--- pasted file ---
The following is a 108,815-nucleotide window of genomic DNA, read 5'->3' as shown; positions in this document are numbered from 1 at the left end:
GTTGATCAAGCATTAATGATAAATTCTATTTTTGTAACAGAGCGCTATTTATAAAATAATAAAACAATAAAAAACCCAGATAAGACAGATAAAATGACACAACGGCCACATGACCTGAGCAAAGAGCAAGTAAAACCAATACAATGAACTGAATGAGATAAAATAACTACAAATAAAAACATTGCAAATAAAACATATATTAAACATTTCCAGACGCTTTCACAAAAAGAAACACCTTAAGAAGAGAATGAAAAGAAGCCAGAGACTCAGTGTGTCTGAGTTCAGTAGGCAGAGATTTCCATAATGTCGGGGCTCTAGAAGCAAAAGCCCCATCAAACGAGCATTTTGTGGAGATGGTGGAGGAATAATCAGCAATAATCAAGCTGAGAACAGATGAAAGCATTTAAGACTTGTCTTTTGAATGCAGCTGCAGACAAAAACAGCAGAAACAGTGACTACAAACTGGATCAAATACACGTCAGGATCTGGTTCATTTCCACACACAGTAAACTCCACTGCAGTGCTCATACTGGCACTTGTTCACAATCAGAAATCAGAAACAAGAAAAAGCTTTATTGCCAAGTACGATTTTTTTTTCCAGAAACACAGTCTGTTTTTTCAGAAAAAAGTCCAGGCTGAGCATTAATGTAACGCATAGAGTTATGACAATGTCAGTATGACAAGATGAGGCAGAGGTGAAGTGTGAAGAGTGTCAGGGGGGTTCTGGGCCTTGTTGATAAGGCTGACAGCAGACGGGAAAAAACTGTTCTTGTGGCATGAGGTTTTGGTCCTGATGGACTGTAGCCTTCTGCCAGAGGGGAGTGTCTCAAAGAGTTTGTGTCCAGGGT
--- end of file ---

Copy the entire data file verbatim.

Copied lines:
The following is a 108,815-nucleotide window of genomic DNA, read 5'->3' as shown; positions in this document are numbered from 1 at the left end:
GTTGATCAAGCATTAATGATAAATTCTATTTTTGTAACAGAGCGCTATTTATAAAATAATAAAACAATAAAAAACCCAGATAAGACAGATAAAATGACACAACGGCCACATGACCTGAGCAAAGAGCAAGTAAAACCAATACAATGAACTGAATGAGATAAAATAACTACAAATAAAAACATTGCAAATAAAACATATATTAAACATTTCCAGACGCTTTCACAAAAAGAAACACCTTAAGAAGAGAATGAAAAGAAGCCAGAGACTCAGTGTGTCTGAGTTCAGTAGGCAGAGATTTCCATAATGTCGGGGCTCTAGAAGCAAAAGCCCCATCAAACGAGCATTTTGTGGAGATGGTGGAGGAATAATCAGCAATAATCAAGCTGAGAACAGATGAAAGCATTTAAGACTTGTCTTTTGAATGCAGCTGCAGACAAAAACAGCAGAAACAGTGACTACAAACTGGATCAAATACACGTCAGGATCTGGTTCATTTCCACACACAGTAAACTCCACTGCAGTGCTCATACTGGCACTTGTTCACAATCAGAAATCAGAAACAAGAAAAAGCTTTATTGCCAAGTACGATTTTTTTTTCCAGAAACACAGTCTGTTTTTTCAGAAAAAAGTCCAGGCTGAGCATTAATGTAACGCATAGAGTTATGACAATGTCAGTATGACAAGATGAGGCAGAGGTGAAGTGTGAAGAGTGTCAGGGGGGTTCTGGGCCTTGTTGATAAGGCTGACAGCAGACGGGAAAAAACTGTTCTTGTGGCATGAGGTTTTGGTCCTGATGGACTGTAGCCTTCTGCCAGAGGGGAGTGTCTCAAAGAGTTTGTGTCCAGGGT